In order to increase the efficiency of energy saving programmes, many IEA countries are using or developing energy audit procedures. Energy audit refers to the methods used to break down the energy consumption in an existing building or system into components. This information may then be used to identify and evaluate energy conservation opportunities and to prescribe appropriate energy saving actions for a particular building or system.
During recent years much attention has been focused on the development of the methods, training and instruments needed for saving energy in hospitals. A variety of approaches have been tried with varying success.
All IEA countries need to develop simple, reliable methods for identifying and quantifying the energy saving opportunities in hospitals. These techniques need to be verified before they can be used with confidence.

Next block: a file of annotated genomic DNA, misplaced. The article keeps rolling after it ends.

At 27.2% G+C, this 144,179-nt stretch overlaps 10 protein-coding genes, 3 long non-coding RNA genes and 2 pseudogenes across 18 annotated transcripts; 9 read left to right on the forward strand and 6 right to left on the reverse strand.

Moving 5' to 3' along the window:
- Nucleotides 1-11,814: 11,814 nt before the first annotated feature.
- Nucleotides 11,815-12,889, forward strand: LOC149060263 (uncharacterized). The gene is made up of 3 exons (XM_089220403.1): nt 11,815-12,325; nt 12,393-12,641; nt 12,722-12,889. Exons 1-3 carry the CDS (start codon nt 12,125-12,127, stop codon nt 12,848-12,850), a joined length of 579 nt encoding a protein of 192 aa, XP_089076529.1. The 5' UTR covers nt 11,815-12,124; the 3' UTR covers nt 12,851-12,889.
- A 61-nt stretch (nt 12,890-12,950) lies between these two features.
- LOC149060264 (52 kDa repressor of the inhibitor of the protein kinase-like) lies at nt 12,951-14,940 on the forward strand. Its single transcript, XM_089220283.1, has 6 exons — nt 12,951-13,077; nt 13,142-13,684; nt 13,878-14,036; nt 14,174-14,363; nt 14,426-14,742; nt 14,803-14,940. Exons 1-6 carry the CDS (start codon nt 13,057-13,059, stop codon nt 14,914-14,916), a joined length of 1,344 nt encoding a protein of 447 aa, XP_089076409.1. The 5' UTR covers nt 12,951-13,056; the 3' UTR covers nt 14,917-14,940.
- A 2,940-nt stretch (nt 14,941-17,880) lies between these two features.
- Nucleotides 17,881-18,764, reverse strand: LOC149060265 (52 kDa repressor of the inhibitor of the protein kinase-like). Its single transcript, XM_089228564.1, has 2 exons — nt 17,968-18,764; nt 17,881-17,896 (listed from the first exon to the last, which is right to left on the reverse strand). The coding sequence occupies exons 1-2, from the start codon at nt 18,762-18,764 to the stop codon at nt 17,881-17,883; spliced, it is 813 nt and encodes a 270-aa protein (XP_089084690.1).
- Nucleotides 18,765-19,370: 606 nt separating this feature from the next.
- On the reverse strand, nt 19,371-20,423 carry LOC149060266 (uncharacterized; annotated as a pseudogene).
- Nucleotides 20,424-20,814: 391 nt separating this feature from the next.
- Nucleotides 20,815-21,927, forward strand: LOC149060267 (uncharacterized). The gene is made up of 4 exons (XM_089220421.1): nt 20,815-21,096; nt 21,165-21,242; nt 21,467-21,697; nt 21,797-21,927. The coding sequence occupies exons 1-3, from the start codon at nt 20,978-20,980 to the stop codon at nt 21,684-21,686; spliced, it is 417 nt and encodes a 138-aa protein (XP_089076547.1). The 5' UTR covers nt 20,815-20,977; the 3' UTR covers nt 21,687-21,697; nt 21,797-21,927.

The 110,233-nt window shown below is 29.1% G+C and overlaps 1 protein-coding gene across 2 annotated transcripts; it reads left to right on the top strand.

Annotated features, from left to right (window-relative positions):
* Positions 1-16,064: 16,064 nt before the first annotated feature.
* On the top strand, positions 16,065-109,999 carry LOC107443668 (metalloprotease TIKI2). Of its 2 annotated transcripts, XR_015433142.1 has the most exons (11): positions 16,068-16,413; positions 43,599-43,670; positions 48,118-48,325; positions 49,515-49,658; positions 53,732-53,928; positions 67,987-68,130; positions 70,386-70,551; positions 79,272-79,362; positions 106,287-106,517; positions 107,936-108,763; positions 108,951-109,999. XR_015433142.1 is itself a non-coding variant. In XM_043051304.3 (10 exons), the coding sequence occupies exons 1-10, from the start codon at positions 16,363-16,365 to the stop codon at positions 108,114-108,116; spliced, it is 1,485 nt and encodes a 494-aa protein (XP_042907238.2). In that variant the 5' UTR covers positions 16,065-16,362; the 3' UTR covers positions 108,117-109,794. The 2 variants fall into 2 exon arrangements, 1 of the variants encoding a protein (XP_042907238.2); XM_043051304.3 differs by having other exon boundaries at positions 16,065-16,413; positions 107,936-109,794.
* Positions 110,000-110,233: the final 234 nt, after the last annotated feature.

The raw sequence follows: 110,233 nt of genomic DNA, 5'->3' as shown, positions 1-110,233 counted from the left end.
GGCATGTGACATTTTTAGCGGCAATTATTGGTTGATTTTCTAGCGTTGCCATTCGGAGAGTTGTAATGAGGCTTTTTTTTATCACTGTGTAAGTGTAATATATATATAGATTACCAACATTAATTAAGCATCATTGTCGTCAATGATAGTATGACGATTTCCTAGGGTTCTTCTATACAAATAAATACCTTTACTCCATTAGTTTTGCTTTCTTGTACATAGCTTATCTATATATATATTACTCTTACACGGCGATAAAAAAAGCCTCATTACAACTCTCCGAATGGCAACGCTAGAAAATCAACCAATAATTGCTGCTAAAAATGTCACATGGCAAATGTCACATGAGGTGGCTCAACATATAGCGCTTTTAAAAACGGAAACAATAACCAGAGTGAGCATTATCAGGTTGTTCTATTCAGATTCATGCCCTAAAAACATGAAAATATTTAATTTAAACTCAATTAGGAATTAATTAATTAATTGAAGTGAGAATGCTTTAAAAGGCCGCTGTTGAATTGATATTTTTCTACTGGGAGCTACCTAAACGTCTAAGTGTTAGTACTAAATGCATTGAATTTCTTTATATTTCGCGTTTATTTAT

The energy conservation opportunities thus identified may include in the first instance energy management measures without capital investments, secondly measures with low cost investments and, thirdly, possible higher cost investment retrofits.
Hospitals incorporate most types of technical systems encountered in other types of buildings. On the other hand, their energy consumption patterns tend to be less sensitive to external climatic conditions than most other building types. Also they require special conditions than most other building types. They therefore require special consideration with respect to energy management. For these reasons, international collaboration was found to be both appropriate and beneficial.